“It’s not what happens to you, but how you react to it that matters” – Epictetus
Epictetus was a Greek sage and philosopher who lived about the time of Christ. It’s hard to believe he said it exactly thus. Somehow the above language seems a little modern. One web site quotes him slightly differently … “When anything external distresses us, it is not the event which causes us pain, rather, our response to it… … and this we have the power to revoke at every given moment.”
Either way, the idea’s the same.
We’re in the season when both political parties get to live this truth to a special intensity, in multiple ways.
One small cloud right now for Republicans? Tropical Storm Isaac.
It’s early days yet, and Isaac is still in the Atlantic, east of the Caribbean. Its intensity or degree of organization five or so days from now? Anyone’s guess. The same goes for the forecast track. But as of this writing, the forecast track, though highly uncertain, shows Isaac possibly making Florida landfall as the Republican Convention, scheduled for August 27-30 gets underway in Tampa, Florida.
This is just the kind of scenario that gives event-planners, emergency managers – and weather forecasters – fits. A hurricane making landfall in Tampa is trouble enough under ordinary circumstances. But human affairs create not just locations of special vulnerability, but place-time windows that are particularly problematic.
The Convention would seem to qualify. There’s the matter of flying all those people into what may prove to be harm’s way. Folks coming in early, for preliminary events, or maybe because they’re charged with getting things ramped up? They shouldn’t have any problem getting in. Many are there already. But what will conditions be like over the several days of the convention itself? And what kind of welcome awaits the late arrivals? What about any aftermath?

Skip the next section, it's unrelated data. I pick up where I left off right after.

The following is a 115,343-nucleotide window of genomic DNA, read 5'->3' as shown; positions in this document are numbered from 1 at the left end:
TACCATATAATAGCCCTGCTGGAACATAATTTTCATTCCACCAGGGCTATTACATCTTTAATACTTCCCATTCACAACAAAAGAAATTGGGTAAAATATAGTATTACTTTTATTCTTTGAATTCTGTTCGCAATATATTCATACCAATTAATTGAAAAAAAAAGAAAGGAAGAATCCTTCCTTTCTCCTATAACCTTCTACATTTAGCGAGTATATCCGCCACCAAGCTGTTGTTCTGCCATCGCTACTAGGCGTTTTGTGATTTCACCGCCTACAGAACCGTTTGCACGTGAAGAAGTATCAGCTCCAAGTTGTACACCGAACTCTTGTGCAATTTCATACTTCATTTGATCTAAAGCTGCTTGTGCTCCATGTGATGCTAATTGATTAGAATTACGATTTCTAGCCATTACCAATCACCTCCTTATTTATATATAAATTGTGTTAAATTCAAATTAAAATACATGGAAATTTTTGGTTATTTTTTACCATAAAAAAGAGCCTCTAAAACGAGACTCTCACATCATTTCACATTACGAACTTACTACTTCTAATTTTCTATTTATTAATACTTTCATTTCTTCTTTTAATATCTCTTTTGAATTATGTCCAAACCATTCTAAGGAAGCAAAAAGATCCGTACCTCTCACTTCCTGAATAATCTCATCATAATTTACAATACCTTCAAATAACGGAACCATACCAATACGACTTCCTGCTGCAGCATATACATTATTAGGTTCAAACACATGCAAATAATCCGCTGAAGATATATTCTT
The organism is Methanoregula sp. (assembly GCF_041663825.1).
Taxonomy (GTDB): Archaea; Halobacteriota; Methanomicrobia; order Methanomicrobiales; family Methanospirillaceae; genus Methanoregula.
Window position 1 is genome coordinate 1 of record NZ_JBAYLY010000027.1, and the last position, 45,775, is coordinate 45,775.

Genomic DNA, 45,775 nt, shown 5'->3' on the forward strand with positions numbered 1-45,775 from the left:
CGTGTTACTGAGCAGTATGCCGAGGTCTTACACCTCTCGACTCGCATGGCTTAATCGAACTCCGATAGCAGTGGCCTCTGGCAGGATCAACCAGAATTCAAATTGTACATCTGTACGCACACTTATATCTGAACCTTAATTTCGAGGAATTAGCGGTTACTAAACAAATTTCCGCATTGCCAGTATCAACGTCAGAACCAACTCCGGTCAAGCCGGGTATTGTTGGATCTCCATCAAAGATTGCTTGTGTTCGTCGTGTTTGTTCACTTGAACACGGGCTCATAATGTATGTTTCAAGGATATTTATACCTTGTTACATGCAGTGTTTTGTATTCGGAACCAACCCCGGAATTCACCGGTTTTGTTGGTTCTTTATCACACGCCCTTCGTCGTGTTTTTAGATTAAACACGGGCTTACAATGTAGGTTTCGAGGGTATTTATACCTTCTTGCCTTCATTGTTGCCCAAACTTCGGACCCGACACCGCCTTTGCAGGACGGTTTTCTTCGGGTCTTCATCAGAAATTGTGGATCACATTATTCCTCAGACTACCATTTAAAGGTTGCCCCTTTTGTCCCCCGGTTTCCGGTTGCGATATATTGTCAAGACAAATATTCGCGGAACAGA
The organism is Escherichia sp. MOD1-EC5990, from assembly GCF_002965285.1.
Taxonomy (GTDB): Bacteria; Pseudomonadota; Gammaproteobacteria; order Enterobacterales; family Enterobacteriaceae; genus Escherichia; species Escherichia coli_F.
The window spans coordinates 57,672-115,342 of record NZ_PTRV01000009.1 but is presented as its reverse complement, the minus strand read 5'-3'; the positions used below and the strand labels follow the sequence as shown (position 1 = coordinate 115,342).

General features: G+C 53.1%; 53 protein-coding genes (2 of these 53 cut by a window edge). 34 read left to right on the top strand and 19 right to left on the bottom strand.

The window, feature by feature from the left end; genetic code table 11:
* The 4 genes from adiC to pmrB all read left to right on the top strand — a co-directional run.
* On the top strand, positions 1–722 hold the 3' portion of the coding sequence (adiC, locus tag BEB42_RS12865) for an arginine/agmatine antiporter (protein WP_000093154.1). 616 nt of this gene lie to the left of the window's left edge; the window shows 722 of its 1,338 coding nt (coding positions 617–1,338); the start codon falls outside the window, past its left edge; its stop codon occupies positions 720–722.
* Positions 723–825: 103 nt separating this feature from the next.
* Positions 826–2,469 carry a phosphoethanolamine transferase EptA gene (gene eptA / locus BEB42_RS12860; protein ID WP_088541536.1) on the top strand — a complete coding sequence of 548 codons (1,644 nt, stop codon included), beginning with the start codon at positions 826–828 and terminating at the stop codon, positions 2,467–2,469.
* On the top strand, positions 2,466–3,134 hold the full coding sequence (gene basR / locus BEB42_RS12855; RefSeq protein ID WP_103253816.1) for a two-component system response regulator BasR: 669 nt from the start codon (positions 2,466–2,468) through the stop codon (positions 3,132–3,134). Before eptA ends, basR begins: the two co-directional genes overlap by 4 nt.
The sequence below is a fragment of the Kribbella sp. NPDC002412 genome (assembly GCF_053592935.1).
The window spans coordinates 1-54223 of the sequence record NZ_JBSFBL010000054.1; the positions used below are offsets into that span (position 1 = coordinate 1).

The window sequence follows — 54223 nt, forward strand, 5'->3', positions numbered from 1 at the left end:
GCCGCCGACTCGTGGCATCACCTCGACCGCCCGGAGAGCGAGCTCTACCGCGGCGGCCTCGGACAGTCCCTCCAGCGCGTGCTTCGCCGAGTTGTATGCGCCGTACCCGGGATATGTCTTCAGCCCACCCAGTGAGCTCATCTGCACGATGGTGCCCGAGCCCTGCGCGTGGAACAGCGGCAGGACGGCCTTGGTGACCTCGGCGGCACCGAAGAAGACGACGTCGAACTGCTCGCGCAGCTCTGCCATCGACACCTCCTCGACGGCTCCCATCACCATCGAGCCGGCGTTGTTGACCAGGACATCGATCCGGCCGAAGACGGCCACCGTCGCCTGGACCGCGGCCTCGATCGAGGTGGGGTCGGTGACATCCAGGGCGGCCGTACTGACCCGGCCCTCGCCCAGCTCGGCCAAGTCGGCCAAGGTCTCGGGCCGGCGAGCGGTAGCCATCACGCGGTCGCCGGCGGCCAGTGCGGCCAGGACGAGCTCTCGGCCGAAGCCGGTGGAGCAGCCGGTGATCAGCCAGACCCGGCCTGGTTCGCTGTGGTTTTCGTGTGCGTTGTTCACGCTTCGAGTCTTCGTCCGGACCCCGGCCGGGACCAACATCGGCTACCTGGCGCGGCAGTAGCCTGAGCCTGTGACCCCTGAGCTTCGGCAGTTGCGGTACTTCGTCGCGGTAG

Isaac could dissipate. Its track could veer. As events unfold over the next several days, it may well be that all the players will wind up breathing a collective sigh of relief. We hope that’s the case!
Or what’s now only a bit of a muddle could become a snarl, or a tragedy. Let’s pray that we dodge that outcome.
But channeling Epictetus, what 300 million Americans really want to see is all the actors bringing their best game, with leaders at every level and of every party, regardless of role, balancing the need for safety with the need to give priority to an important milestone in our quadrennial political process… and balancing attention to the needs of those who claim Florida as home with the special requirements of their distinguished visitors. We want to see measured preparation, matched to the threat as it ebbs or grows. An effective emergency response if called for. A swift and complete recovery if needed. We want to see the Florida public and their guests at their very best.
And those in our community very much hope that the new director of the NOAA/NWS National Hurricane Center and his staff; NWS employees from the forecast desk in the local offices to the headquarters in Silver Spring MD; the broadcast meteorologists and all the companies providing weather services to the public; and all their partners in making Tampa, Florida, and the nation weather-ready acquit themselves well. May they bring honor to their calling and their community.
As they develop their forecasts, may they recall other words of Epictetus:
“First learn the meaning of what you say, and then speak.”
And may all those in the Caribbean and along the U.S. coast who might find themselves in harm’s way recall his observation that
“The greater the difficulty, the more glory in surmounting it. Skillful pilots gain their reputation from storms and tempests. ”